Data for Rasmussen Reports survey research is collected using an automated polling methodology.
Generally speaking, the automated survey process is identical to that of traditional, operator-assisted research firms such as Gallup, Harris, and Roper. However, automated polling systems use a single, digitally-recorded, voice to conduct the interview while traditional firms rely on phone banks, boiler rooms, and operator-assisted technology.
For tracking surveys such as the Rasmussen Reports daily Presidential Tracking Poll, the automated technology ensures that every respondent hears exactly the same question, from the exact same voice, asked with the exact same inflection every single time.
All Rasmussen Reports' survey questions are digitally recorded and fed to a calling program that determines question order, branching options, and other factors. Calls are placed to randomly-selected phone numbers through a process that ensures appropriate geographic representation. Typically, calls are placed from 5 pm to 9 pm local time during the week. Saturday calls are made from 11 am to 6 pm local time and Sunday calls from 1 pm to 9 pm local time.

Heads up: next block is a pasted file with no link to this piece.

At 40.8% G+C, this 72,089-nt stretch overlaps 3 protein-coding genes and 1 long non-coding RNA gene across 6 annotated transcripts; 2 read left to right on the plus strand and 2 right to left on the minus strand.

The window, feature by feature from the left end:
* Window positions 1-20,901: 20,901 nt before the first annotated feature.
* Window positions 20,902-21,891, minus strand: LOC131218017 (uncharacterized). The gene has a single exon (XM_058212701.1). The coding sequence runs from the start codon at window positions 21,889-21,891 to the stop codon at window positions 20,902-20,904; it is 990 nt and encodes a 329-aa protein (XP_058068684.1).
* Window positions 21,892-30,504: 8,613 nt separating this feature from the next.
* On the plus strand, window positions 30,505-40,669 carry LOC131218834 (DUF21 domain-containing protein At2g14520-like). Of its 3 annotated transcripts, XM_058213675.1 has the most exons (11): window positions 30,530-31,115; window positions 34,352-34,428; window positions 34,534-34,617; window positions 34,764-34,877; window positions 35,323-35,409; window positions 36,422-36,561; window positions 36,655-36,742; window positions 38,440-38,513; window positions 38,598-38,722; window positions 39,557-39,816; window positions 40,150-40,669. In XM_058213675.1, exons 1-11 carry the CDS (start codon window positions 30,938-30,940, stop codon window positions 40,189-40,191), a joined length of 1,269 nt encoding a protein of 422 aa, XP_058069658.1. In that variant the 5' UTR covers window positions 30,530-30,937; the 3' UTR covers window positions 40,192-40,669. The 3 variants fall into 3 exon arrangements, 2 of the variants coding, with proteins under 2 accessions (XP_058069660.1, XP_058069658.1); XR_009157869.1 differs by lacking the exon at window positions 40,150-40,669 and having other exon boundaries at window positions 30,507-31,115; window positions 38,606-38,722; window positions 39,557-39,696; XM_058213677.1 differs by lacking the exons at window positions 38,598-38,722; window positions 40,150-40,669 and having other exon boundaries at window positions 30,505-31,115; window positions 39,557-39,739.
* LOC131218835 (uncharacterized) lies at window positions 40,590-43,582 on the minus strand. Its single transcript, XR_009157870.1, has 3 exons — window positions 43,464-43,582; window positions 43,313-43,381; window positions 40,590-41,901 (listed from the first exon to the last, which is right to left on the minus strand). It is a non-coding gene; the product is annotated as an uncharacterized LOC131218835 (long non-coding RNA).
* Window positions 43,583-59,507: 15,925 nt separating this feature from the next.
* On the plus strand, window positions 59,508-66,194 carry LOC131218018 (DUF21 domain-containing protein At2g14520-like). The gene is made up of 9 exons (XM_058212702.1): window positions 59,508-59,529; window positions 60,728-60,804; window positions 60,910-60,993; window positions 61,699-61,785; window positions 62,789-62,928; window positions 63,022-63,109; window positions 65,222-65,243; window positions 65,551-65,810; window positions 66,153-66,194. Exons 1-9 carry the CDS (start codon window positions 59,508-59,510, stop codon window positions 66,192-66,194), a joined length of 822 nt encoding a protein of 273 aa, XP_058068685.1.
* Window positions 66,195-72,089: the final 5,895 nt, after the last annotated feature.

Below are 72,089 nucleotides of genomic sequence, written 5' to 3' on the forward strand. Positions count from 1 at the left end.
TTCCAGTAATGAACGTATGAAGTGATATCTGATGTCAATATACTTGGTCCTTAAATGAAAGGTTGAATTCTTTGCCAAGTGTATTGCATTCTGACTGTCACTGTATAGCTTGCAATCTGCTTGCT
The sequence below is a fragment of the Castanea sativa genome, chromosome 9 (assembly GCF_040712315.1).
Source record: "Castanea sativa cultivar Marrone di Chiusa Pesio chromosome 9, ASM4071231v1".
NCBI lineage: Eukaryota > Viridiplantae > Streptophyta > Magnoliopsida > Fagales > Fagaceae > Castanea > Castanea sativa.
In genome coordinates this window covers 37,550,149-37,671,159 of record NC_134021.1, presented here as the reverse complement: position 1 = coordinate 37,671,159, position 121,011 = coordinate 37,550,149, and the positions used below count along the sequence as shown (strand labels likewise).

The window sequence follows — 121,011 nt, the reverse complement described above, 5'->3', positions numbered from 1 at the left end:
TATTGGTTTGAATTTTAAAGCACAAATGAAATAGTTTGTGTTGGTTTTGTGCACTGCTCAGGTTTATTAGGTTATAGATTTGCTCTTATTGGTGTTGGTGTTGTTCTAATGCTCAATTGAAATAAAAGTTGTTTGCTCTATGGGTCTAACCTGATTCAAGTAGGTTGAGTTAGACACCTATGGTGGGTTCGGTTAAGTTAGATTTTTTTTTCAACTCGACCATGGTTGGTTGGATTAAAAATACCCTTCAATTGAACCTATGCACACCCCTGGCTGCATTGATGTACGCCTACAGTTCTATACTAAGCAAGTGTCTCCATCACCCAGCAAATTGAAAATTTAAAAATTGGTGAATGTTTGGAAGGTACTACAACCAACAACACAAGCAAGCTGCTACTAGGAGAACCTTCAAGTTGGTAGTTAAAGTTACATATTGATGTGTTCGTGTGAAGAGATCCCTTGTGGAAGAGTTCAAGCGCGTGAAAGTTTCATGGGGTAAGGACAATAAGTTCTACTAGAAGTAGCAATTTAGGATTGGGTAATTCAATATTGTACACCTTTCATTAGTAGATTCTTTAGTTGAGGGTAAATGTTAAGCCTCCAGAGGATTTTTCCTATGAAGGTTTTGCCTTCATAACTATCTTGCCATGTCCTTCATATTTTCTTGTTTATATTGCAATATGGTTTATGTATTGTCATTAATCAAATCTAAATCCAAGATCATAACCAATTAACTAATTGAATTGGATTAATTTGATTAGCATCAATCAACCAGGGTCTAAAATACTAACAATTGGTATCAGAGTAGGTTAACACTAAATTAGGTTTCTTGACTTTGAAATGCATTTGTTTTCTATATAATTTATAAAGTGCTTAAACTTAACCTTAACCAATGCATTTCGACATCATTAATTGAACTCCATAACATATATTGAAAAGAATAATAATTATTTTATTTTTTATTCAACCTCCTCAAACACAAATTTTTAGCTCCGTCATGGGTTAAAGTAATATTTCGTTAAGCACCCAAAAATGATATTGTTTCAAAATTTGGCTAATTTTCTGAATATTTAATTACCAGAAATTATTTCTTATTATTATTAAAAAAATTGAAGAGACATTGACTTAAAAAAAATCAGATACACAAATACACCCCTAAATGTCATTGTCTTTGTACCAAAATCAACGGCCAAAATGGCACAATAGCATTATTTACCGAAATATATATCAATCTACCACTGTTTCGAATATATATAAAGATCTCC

To reach those who have abandoned traditional landline telephones, Rasmussen Reports uses an online survey tool to interview randomly selected participants from a demographically diverse panel.
After the surveys are completed, the raw data is processed through a weighting program to ensure that the sample reflects the overall population in terms of age, race, gender, political party, and other factors. The processing step is required because different segments of the population answer the phone in different ways. For example, women answer the phone more than men, older people are home more and answer more than younger people, and rural residents typically answer the phone more frequently than urban residents.
For surveys of all adults, the population targets are determined by census bureau data.
For political surveys, census bureau data provides a starting point and a series of screening questions are used to determine likely voters. The questions involve voting history, interest in the current campaign, and likely voting intentions.
Rasmussen Reports determines its partisan weighting targets through a dynamic weighting system that takes into account the state’s voting history, national trends, and recent polling in a particular state or geographic area.
Additional Information on Methodology
Comparing Approval Ratings From Different Polling Firms
The Value of Party Weighting for a Tracking Poll
Why Polls Sometimes Show Different Results
Little Day of Week Bias in Presidential Tracking Poll